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Are Dollar Denominated Bond ETFs Better Bets in EM Space?

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With the U.S. economy shining better than many developed economies currently and the Fed looking hawkish, the greenback has regained its lost strength. PowerShares DB US Dollar Bullish ETF (UUP - Free Report) has gained about 4.1% in the past one month (as of May 9, 2018).

The dollar’s strength has marred the repatriated value of overseas gains and resulted in a turmoil in the emerging market (EM) currency space.  iShares MSCI Emerging Markets ETF (EEM - Free Report) haslost 3.2% in the past one month.Still, many are being optimistic about emerging markets, as many of these fast-growing nations remain on a solid growth track (read: Is Taper Tantrum Back in 2018? EM ETFs in Focus).

Why Taper Tantrum Not Likely?

The EM had suffered an extremely rough stretch five years back on news of the Fed’s QE taper and the resultant rise in the interest rates and the greenback. Though the recent EM selloffs resemble the taper tantrum, investors from AllianceBernstein LP to Morgan Stanley and UBS Wealth Management believe that the selloff will not be close to what we saw in May 2013.

This is because the EM space is much more insulated this time around. Several economies including Brazil, India and South Africa have lowered their current-accounts’ deficits in the past five years and Thailand has changed its deficit to a surplus of more than 10% of GDP, per Bloomberg. This has helped these countries to rely less on foreign investments.

Dollar-Denominated Bond ETFs in Focus

Still concerns remain. WisdomTree Emerging Currency Strategy ETF (CEW - Free Report) has been off about 3% in the past one month. So, investors still wanting an EM exposure amid a strong dollar, can consider dollar-denominated EM bond ETFs. These funds invest in sovereign debt from a variety of emerging nations but do so via U.S. dollar-denominated securities.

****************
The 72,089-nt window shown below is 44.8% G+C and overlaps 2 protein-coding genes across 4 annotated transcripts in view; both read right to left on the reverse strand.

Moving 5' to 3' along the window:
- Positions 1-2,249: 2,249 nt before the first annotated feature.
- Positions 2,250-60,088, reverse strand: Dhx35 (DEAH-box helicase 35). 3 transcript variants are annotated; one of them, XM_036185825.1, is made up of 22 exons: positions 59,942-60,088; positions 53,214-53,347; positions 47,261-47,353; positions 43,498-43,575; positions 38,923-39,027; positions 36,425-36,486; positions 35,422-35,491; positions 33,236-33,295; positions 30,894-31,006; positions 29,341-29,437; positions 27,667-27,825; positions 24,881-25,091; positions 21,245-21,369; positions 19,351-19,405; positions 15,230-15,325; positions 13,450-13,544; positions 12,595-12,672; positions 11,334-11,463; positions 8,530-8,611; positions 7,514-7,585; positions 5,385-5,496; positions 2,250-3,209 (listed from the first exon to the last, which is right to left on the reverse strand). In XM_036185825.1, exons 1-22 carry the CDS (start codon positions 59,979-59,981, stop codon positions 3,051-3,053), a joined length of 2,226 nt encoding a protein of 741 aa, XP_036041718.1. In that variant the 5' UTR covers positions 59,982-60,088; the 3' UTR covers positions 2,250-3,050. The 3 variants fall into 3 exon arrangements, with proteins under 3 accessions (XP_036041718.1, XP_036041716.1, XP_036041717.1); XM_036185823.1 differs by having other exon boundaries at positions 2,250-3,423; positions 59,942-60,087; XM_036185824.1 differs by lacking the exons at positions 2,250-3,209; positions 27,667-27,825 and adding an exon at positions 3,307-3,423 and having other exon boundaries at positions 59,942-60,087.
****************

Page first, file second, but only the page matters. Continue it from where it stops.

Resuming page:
Notably, the debt route is less risky than equities. Moreover, most emerging markets have low debt loads than developed countries. On average, across Emerging Market and Developing Economies (EMDE), government debt rose by 12 percentage points of GDP since 2007 to 47% of GDP by 2016.

On the other hand, European Union (81.60%) and developed economies like Japan (253%), United States (105.4%) and United Kingdom (85.3%) have a much higher government debt to GDP (as of December 2017) (read: EM ETFs: What You Need to Know Before Investing).

Yields in the EM bonds are much higher when compared to similar bonds for developed markets. Investors should note that iShares JP Morgan USD Emerging Markets Bond ETF (EMB - Free Report) has added about $42.67 million in assets this month (as of May 10, 2018). In contrast, iShares MSCI Emerging Markets ETF (EEM - Free Report) has shed about $1.01 billion in assets and VanEck Vectors J.P. Morgan EM Local Currency Bond ETF (EMLC - Free Report) has lost about $29.43 million in assets, per etf.com.

Given these positives, it could be time to look at emerging market dollar-denominated bond ETFs for exposure.

iShares J.P. Morgan USD Emerging Markets Bond ETF (EMB - Free Report)

The fund is heavy on Mexico (6.08%), Indonesia (4.93%) and Turkey (4.27%). Its effective duration is 7.23 years while weighted average maturity is 11.96 years. It charges 40 bps in fees and yields 4.60% annually.

PowerShares Emerging Markets Sovereign Debt Portfolio (PCY - Free Report)

The 111-security basket has an effective duration of 9.23 years and years-to-maturity is 17.55. It charges 50 bps in fees and yields 4.93% annually.

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